Jonathan Swift's satirical masterpiece, Gulliver's Travels, has shocked and delighted readers worldwide since its publication in 1726. At turns a humorous and harrowing indictment of human behaviour, it has been endlessly reinterpreted by critics and adapted across media by other artists. The Cambridge Companion to Gulliver's Travels comprises 17 original chapters by leading scholars, written in a theoretically-informed but accessible style. As well as providing detailed close readings of each part of the narrative, this Companion relates Gulliver's Travels to the political, religious, scientific, colonial, and intellectual debates in which Swift was engaged, and it assesses the form of the book as a novel, travel book, philosophical treatise, and satire. Finally, it explores the Travels' rich and varied afterlives: the controversies it has fuelled, the films and artworks it has inspired, and the enduring need authors have felt to 'write back' to Swift's original, disturbing, and challenging story.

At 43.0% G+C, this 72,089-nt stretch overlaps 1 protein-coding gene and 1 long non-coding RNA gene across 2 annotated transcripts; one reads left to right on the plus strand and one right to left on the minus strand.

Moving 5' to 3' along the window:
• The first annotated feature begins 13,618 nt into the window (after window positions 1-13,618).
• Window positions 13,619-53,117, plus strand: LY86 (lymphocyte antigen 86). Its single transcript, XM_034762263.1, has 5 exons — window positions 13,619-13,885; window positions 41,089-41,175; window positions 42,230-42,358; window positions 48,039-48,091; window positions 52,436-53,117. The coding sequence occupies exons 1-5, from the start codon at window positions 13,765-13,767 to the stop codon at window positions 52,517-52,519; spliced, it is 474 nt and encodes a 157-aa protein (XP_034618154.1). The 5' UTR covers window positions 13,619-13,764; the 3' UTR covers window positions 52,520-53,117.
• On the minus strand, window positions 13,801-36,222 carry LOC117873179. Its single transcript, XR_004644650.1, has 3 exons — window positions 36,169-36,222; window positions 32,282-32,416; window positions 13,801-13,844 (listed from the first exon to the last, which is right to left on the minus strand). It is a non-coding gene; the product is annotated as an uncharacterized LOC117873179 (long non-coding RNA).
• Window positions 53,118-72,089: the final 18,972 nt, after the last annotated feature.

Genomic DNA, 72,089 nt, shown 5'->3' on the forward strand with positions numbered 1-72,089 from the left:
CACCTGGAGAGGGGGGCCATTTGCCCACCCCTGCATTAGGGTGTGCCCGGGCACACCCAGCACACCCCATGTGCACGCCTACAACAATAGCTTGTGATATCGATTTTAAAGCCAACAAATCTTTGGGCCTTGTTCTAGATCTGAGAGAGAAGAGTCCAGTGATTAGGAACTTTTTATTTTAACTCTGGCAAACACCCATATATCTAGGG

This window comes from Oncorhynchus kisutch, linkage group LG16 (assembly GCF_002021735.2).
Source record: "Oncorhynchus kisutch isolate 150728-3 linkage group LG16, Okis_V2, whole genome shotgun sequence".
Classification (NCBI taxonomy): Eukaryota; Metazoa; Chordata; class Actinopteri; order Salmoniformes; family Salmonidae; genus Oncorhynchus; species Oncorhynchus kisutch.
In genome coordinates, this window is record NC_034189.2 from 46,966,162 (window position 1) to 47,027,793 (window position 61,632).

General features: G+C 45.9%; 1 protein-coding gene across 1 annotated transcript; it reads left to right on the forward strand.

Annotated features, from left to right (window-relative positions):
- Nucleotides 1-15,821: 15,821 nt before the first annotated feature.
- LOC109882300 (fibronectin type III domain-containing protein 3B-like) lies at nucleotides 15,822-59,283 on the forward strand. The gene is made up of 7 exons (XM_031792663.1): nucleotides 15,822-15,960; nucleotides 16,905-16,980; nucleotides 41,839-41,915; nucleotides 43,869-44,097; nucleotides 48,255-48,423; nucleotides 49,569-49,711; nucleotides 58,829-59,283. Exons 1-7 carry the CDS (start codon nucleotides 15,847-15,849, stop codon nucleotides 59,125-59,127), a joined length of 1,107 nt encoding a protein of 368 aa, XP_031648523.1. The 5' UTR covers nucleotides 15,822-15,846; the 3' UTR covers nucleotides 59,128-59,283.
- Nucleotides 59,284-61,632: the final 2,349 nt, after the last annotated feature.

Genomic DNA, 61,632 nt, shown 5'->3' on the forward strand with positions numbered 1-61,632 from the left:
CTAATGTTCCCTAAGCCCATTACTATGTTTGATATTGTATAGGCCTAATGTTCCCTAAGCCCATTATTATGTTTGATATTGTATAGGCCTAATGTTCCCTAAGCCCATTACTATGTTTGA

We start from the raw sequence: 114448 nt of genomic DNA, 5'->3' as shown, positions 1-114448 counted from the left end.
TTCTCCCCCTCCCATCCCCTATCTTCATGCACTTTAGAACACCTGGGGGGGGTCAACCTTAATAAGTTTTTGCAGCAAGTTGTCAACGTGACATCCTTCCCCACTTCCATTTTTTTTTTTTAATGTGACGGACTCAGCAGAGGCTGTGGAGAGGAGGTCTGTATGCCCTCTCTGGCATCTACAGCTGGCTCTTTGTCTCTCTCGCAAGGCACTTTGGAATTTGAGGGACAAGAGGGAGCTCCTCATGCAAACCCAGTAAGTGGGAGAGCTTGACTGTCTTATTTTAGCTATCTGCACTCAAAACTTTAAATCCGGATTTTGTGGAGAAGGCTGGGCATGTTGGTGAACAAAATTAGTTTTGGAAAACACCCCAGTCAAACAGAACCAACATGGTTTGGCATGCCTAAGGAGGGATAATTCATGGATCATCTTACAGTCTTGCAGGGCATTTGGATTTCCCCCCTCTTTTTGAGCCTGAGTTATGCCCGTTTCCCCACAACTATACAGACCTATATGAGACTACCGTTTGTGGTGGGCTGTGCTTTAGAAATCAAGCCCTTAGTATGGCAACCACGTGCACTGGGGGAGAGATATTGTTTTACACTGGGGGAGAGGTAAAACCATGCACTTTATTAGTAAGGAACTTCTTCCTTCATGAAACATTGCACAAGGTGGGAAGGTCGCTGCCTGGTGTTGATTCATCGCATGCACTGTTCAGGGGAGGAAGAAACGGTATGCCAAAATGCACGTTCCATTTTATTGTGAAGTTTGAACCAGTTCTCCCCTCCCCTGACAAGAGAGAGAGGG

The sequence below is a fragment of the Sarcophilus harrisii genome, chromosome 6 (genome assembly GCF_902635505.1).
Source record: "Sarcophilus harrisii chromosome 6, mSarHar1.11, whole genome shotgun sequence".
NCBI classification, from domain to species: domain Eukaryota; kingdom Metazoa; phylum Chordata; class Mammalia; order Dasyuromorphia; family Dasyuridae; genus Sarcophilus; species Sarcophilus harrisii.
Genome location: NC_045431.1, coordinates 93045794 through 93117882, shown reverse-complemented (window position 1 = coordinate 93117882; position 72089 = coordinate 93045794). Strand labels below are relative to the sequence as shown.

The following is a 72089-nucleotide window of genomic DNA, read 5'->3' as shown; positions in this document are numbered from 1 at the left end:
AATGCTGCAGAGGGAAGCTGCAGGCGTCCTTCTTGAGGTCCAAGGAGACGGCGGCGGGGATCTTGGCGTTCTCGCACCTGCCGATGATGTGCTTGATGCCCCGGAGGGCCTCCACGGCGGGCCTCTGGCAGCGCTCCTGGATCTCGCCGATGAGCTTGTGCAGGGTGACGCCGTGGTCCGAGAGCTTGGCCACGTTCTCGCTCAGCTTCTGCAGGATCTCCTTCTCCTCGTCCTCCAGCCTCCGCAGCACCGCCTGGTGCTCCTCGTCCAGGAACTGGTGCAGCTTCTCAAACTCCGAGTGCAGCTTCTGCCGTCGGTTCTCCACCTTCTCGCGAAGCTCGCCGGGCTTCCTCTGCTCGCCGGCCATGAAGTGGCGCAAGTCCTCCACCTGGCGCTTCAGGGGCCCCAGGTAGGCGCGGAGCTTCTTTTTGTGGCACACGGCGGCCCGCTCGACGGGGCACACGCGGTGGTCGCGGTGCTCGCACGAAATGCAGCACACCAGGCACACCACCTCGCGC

|Name||Cambridge Companions to Literature|
- English Literature 1700-1830